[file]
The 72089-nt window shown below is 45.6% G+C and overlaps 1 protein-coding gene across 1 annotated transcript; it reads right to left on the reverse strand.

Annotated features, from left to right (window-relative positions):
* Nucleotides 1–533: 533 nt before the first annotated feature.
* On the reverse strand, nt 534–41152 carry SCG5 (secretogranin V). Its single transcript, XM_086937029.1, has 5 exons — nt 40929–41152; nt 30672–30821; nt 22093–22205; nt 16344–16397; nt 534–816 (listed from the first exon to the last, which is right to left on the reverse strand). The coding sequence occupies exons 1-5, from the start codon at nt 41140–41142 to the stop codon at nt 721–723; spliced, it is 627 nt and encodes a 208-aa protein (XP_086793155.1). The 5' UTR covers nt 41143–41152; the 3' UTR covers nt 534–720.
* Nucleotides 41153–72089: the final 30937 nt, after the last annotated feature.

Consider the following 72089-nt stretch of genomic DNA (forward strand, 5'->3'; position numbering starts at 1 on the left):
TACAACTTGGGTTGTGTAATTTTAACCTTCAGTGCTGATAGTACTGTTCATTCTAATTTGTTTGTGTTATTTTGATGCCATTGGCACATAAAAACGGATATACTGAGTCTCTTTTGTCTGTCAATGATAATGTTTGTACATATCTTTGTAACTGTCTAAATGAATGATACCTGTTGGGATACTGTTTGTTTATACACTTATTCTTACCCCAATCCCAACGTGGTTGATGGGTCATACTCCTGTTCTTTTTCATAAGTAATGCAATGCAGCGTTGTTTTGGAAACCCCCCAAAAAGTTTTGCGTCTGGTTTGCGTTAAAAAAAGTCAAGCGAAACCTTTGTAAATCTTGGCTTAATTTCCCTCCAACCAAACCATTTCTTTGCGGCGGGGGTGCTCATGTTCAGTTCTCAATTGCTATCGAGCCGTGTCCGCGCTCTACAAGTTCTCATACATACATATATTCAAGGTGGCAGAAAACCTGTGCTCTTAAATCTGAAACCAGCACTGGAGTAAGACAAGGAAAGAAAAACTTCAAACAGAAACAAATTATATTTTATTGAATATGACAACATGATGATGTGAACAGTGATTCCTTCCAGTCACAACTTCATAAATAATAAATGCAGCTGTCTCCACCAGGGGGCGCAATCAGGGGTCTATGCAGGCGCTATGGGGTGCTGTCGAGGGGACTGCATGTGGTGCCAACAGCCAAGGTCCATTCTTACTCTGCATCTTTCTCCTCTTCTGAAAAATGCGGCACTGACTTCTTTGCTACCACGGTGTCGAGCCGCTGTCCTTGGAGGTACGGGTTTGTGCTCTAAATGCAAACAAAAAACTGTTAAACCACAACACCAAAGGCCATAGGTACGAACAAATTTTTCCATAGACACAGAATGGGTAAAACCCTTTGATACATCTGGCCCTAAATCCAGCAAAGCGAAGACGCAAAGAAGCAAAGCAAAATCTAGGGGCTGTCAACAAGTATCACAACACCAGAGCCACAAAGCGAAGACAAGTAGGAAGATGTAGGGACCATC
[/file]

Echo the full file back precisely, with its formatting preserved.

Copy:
The 72089-nt window shown below is 45.6% G+C and overlaps 1 protein-coding gene across 1 annotated transcript; it reads right to left on the reverse strand.

Annotated features, from left to right (window-relative positions):
* Nucleotides 1–533: 533 nt before the first annotated feature.
* On the reverse strand, nt 534–41152 carry SCG5 (secretogranin V). Its single transcript, XM_086937029.1, has 5 exons — nt 40929–41152; nt 30672–30821; nt 22093–22205; nt 16344–16397; nt 534–816 (listed from the first exon to the last, which is right to left on the reverse strand). The coding sequence occupies exons 1-5, from the start codon at nt 41140–41142 to the stop codon at nt 721–723; spliced, it is 627 nt and encodes a 208-aa protein (XP_086793155.1). The 5' UTR covers nt 41143–41152; the 3' UTR covers nt 534–720.
* Nucleotides 41153–72089: the final 30937 nt, after the last annotated feature.

Consider the following 72089-nt stretch of genomic DNA (forward strand, 5'->3'; position numbering starts at 1 on the left):
TACAACTTGGGTTGTGTAATTTTAACCTTCAGTGCTGATAGTACTGTTCATTCTAATTTGTTTGTGTTATTTTGATGCCATTGGCACATAAAAACGGATATACTGAGTCTCTTTTGTCTGTCAATGATAATGTTTGTACATATCTTTGTAACTGTCTAAATGAATGATACCTGTTGGGATACTGTTTGTTTATACACTTATTCTTACCCCAATCCCAACGTGGTTGATGGGTCATACTCCTGTTCTTTTTCATAAGTAATGCAATGCAGCGTTGTTTTGGAAACCCCCCAAAAAGTTTTGCGTCTGGTTTGCGTTAAAAAAAGTCAAGCGAAACCTTTGTAAATCTTGGCTTAATTTCCCTCCAACCAAACCATTTCTTTGCGGCGGGGGTGCTCATGTTCAGTTCTCAATTGCTATCGAGCCGTGTCCGCGCTCTACAAGTTCTCATACATACATATATTCAAGGTGGCAGAAAACCTGTGCTCTTAAATCTGAAACCAGCACTGGAGTAAGACAAGGAAAGAAAAACTTCAAACAGAAACAAATTATATTTTATTGAATATGACAACATGATGATGTGAACAGTGATTCCTTCCAGTCACAACTTCATAAATAATAAATGCAGCTGTCTCCACCAGGGGGCGCAATCAGGGGTCTATGCAGGCGCTATGGGGTGCTGTCGAGGGGACTGCATGTGGTGCCAACAGCCAAGGTCCATTCTTACTCTGCATCTTTCTCCTCTTCTGAAAAATGCGGCACTGACTTCTTTGCTACCACGGTGTCGAGCCGCTGTCCTTGGAGGTACGGGTTTGTGCTCTAAATGCAAACAAAAAACTGTTAAACCACAACACCAAAGGCCATAGGTACGAACAAATTTTTCCATAGACACAGAATGGGTAAAACCCTTTGATACATCTGGCCCTAAATCCAGCAAAGCGAAGACGCAAAGAAGCAAAGCAAAATCTAGGGGCTGTCAACAAGTATCACAACACCAGAGCCACAAAGCGAAGACAAGTAGGAAGATGTAGGGACCATC